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Pakistanis keep a close eye on "Af-Pak"

In Britain, Pakistani immigrants worry about the talks' repercussions.

President Barack Obama is flanked by Afghanistan's President Hamid Karzai (L) and Pakistan's President Asif Ali Zardari at a White House press conference May 6, 2009. Obama brought in the Afghan and Pakistani presidents to promote cooperation against the Taliban, but Afghan civilian deaths cast a shadow on the talks. (Kevin Lamarque/Reuters)

LONDON — The so called Af-Pak summit is over. President Obama hosted Pakistan's President Ali Asif Zardari and Afghanistan's president Hamid Karzai this week for discussions on securing their border and rolling back Al Qaeda and the Taliban.

Not a lot of news happened when the three leaders had their meeting, so if you live in America you may not have been checking your RSS feeds for the latest update. It's possible that if you live in Afghanistan you weren't aware of what was happening at all. But in Pakistan people were definitely paying attention. People were also paying attention around Britain in the cities where Britons of Pakistani origin live — London, Birmingham, Glasgow and the old industrial centers of northern England. What happens in the mother country and American policy toward Pakistan has a profound effect on their lives.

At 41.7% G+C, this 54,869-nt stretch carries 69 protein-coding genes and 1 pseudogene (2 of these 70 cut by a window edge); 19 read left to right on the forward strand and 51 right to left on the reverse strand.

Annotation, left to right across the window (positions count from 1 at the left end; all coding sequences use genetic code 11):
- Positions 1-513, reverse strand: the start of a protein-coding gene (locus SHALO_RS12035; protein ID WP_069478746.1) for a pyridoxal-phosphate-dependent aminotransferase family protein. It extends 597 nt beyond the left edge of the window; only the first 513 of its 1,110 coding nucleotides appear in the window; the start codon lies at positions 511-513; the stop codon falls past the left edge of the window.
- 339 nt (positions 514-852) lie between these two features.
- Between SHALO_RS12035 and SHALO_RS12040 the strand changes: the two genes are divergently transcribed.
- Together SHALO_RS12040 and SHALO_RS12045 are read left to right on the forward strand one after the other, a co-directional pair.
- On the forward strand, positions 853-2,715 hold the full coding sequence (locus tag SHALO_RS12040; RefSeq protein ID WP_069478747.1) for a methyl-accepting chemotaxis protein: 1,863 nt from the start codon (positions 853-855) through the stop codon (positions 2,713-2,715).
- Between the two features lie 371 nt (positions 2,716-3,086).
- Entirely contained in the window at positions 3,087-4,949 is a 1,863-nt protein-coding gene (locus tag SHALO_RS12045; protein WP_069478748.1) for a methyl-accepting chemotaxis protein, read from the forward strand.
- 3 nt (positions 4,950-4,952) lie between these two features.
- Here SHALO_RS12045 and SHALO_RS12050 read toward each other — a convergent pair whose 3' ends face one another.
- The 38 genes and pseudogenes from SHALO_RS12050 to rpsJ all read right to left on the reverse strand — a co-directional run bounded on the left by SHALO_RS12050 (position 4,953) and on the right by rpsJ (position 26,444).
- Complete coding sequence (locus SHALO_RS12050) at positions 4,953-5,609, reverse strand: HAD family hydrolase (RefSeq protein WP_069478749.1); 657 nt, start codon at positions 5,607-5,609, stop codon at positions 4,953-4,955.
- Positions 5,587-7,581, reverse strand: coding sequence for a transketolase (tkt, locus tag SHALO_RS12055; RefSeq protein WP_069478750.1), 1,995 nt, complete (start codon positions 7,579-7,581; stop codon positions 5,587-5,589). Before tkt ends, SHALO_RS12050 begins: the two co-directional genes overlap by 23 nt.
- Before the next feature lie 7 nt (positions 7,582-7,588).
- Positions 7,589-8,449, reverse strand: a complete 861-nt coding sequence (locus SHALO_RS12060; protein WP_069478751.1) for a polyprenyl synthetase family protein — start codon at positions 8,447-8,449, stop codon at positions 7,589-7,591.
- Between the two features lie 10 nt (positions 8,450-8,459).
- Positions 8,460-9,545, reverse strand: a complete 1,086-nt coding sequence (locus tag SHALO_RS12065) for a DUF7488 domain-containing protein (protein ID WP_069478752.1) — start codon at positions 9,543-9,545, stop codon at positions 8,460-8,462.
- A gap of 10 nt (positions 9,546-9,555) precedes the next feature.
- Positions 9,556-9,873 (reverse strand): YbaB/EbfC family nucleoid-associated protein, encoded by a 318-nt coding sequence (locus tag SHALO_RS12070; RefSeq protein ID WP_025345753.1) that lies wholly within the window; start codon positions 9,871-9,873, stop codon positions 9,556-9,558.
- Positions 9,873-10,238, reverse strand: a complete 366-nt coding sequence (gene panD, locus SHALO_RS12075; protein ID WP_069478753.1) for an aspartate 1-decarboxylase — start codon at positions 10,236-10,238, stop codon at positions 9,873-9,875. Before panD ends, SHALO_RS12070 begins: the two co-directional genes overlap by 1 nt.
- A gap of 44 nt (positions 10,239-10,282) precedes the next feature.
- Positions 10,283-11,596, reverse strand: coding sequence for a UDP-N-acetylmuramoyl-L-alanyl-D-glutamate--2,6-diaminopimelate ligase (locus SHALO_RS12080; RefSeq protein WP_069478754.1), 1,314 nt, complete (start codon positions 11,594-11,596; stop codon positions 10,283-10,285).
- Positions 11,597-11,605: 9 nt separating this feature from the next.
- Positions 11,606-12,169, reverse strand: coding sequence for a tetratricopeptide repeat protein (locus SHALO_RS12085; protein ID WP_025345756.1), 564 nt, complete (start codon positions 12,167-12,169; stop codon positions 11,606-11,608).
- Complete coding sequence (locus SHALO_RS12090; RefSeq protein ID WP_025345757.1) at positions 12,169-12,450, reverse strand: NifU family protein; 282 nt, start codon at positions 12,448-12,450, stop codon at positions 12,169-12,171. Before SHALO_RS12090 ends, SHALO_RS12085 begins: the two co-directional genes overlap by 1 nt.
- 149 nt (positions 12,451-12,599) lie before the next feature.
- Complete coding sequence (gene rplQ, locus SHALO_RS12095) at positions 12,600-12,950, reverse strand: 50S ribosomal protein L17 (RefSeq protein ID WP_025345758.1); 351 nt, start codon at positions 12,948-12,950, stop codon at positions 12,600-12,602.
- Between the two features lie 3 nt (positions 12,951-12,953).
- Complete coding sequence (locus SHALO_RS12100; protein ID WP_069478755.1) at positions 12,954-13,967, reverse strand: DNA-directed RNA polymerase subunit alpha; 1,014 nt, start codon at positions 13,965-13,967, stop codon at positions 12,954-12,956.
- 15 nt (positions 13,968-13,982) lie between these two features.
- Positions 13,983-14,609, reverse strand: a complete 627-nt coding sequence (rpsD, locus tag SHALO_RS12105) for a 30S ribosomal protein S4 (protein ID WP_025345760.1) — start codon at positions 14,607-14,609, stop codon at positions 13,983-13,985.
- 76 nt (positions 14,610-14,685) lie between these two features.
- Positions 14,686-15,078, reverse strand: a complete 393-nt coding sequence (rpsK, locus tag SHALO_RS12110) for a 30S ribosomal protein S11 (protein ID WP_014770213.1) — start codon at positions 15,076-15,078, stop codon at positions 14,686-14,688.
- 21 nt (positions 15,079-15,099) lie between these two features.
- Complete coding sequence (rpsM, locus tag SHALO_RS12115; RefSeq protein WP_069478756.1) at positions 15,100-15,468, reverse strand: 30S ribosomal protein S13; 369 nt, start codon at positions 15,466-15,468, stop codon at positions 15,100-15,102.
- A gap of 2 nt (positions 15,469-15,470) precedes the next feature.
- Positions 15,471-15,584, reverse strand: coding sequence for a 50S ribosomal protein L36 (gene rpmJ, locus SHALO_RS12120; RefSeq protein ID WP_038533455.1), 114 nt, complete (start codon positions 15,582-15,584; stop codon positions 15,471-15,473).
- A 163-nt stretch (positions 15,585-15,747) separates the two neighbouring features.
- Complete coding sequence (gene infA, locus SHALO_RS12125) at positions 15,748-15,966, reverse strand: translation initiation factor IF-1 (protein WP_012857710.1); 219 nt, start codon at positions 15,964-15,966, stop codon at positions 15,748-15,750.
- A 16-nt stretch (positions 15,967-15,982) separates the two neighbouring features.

Britain is home to the second largest community in the Pakistani diaspora (the largest is in Saudi Arabia where immigrants from Pakistan do the heavy lifting and dirty jobs of the Royal Kingdom). More than a million people of Pakistani origin live in Britain but that number does not begin to tell the story of the close ties between the immigrant community and the mother country. According to Britain's Home Office, a quarter of a million Pakistanis come to Britain every year to study or do business, at the same time 350,000 British Pakistanis return to the mother country to visit family. Then there is fact that the community is constantly refreshed by recent arrivals. Six out of 10 British Pakistanis take a spouse from Pakistan.

With contacts this close it's no surprise that as the three presidents prepared to meet Britain's local government, representatives of Pakistani origin were gathering at the House of Lords to agree on a resolution stating their views of the crisis. The statement took all sides to task: the Taliban for its attacks on women, the Pakistani government for being not firm enough in its pursuit of terrorists and the U.S. for its drone attacks on targets in the Northwest provinces.